Well Done


On November 6, the US Food and Drug Administration (FDA) announced that its final guidance on Questions and Answers Regarding Mandatory Food Recalls: Guidance for Industry and FDA Staff (Mandatory Recall Guidance) is now available. The Mandatory Recall Guidance provides information on the implementation of the mandatory food recall provisions of the Food Safety Modernization Act (FSMA). The Mandatory Recall Guidance comes in the form of a Q&A on common topics about the FSMA’s mandatory recall provision.

In the wake of a number of large-scale food contamination outbreaks and recalls, Congress enacted FSMA on January 4, 2011. Section 206 of FSMA (Federal Food, Drug, and Cosmetic Act (FD&C Act) Section 423) significantly expanded FDA's enforcement powers over potentially dangerous foods. Under Section 423(a) of the FD&C Act, FDA has the authority to order the mandatory recall of foods for which there is a "reasonable probability" that the articles are "adulterated . . . or misbranded . . . and the use of or exposure to such article[s] will cause serious adverse health consequences or death to humans or animals." Prior to the enactment of the FSMA, FDA generally had to rely upon manufacturers' voluntary recall efforts or obtain a court order to remove contaminated or misbranded foods, other than infant formula, from the food supply.

Foods Subject to FDA’s Mandatory Recall Authority

Generally, all articles of food (other than infant formula) that are manufactured, processed, packed, or held at a food facility that is required to register under Section 415(a) of the FD&C Act. Infant formula is not covered under Section 423 because it has its own recall requirements under Section 412 of the FD&C Act. Further, the Mandatory Recall Guidance specifically notes that “food” includes dietary supplements, which are deemed to be foods under Section 201(ff) of the FD&C Act.

Who Is Subject to FDA’s Mandatory Recall Authority?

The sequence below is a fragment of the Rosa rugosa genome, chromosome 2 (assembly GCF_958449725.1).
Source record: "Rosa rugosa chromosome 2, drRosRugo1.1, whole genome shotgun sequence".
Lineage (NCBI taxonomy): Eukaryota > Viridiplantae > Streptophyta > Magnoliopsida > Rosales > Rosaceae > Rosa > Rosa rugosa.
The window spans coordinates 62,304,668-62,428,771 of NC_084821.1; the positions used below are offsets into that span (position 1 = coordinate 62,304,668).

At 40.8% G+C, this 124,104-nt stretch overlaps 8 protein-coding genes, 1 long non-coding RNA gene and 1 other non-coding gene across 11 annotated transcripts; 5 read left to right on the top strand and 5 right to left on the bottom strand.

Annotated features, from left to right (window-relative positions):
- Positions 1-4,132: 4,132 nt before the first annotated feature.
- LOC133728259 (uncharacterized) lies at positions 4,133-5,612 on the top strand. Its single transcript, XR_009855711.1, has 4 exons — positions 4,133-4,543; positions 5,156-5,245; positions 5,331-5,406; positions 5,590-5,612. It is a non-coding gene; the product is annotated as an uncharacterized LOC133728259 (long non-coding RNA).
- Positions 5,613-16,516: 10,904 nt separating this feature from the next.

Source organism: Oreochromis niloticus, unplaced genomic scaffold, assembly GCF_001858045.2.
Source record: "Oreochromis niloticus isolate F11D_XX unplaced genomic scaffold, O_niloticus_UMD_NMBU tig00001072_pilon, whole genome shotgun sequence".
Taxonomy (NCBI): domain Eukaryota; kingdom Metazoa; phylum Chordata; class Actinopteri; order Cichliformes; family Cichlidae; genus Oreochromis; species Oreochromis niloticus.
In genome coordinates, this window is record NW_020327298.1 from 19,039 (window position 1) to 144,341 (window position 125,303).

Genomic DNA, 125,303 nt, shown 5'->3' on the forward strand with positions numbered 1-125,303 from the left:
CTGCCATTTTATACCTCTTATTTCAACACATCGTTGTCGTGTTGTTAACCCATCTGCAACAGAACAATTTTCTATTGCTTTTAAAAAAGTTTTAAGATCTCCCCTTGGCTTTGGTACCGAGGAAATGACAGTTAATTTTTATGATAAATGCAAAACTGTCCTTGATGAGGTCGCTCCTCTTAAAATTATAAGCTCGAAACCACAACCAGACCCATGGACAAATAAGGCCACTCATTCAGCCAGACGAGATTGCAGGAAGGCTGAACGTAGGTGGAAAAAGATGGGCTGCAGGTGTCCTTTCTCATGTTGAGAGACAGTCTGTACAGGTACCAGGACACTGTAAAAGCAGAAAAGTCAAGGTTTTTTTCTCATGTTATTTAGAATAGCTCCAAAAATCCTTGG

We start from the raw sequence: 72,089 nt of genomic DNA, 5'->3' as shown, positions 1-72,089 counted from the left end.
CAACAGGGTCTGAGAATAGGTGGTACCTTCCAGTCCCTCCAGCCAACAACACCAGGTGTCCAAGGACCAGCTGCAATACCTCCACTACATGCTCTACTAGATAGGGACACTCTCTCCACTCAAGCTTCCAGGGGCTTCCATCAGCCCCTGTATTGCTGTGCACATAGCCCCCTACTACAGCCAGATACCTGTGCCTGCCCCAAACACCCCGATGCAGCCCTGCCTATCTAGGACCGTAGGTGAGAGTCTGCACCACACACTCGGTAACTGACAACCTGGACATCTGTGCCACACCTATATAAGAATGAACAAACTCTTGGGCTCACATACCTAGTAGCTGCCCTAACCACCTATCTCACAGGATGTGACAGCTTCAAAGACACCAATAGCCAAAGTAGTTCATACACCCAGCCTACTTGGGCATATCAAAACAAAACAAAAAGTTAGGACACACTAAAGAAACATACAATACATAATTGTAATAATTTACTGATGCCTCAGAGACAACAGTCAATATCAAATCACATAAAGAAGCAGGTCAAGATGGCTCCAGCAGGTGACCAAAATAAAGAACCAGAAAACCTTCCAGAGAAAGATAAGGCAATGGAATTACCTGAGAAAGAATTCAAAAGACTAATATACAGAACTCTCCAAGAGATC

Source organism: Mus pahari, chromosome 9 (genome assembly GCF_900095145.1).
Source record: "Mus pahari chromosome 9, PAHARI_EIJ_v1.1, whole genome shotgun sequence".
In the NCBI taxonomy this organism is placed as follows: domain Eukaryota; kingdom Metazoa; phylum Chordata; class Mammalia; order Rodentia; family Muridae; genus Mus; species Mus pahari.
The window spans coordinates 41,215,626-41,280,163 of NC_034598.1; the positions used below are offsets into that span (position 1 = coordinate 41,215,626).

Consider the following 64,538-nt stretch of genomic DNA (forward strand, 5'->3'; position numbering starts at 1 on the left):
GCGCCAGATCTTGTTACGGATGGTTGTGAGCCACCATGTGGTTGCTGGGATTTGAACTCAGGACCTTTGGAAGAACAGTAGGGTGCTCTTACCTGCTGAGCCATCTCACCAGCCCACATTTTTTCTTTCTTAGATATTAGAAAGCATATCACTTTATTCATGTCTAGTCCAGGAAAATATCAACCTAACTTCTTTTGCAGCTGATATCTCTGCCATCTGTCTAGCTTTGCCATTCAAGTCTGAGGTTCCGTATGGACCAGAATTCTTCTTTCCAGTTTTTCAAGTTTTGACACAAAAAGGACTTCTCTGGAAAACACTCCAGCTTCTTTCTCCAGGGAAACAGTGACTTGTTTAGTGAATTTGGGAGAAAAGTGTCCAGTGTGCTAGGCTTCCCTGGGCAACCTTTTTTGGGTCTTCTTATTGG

As mentioned above, the FSMA’s mandatory recall authority allows FDA to mandate a recall when a “responsible party” chooses not to conduct a voluntary recall when the criteria under Section 423 of the FD&C Act are met (discussed below). Section 417(a)(1) of the FD&C Act defines the term “responsible party” as a person who submits the required registration under Section 415(a) of the FD&C Act for a food facility where such article of food is manufactured, processed, packed, or held.

Criteria and Process for a Mandatory Recall

To mandate a recall, FDA must undergo a two-step process.

  • FDA must first make the determination that there is a reasonable probability that the article of food (other than infant formula) is adulterated under Section 402 of the FD&C Act or misbranded under Section 403(w) of the FD&C Act. FDA must also make a determination that there is a reasonable probability that the use of or exposure to such food will cause “serious adverse health consequences or death to humans or animals” (SAHCODHA). In making this determination, FDA may consider any of the following:
    • Significant food safety observations made during establishment inspections
    • Results from sample analyses, which may include those for raw materials or finished food products, and certain sample swabs from the food facility manufacturing environment
    • Epidemiological data on foodborne outbreak data directly related to the food product
    • Vulnerability of the population that normally consumes or is exposed to the food product
    • Nature of the food product (e.g., ready-to-eat, raw, or cooked food)
    • Reportable Food Registry data
    • Consumer and trade complaints
    • Whether the responsible party has failed to initiate a voluntary recall
  • After making the determination above, FDA must then provide the responsible party with the opportunity to initiate a voluntary recall. Under Section 423(b)(1) of the FD&C Act, if the party does not discontinue distribution and initiate the recall, the secretary of the US Department of Health and Human Services is empowered to order that distribution stop and require a recall. Should the secretary order a recall, the responsible party has the opportunity to request a hearing within two days to contest the order and convince FDA that the product should not be recalled.


The issuance of the Mandatory Recall Guidance provides another example of FDA attempting to improve its recall processes since the enactment of the FSMA. Other recent examples of this effort include the following:

  • September 2018: FDA issued new draft guidance that describes situations when disclosing retail information for recalled products.
  • January 2018: FDA issued new draft guidance on public warnings for consumers that outlined situations where FDA and companies would publicize public warnings to help carry out a recall.

To date, FDA has only had to issue one mandatory recall order of a food. In April 2018, it issued a mandatory recall order for all food products containing powdered kratom after several products were found to contain salmonella.

Responsible parties are encouraged to review, and update as necessary, their recall procedures to ensure proper alignment with FDA’s current thinking of its mandatory recall authority.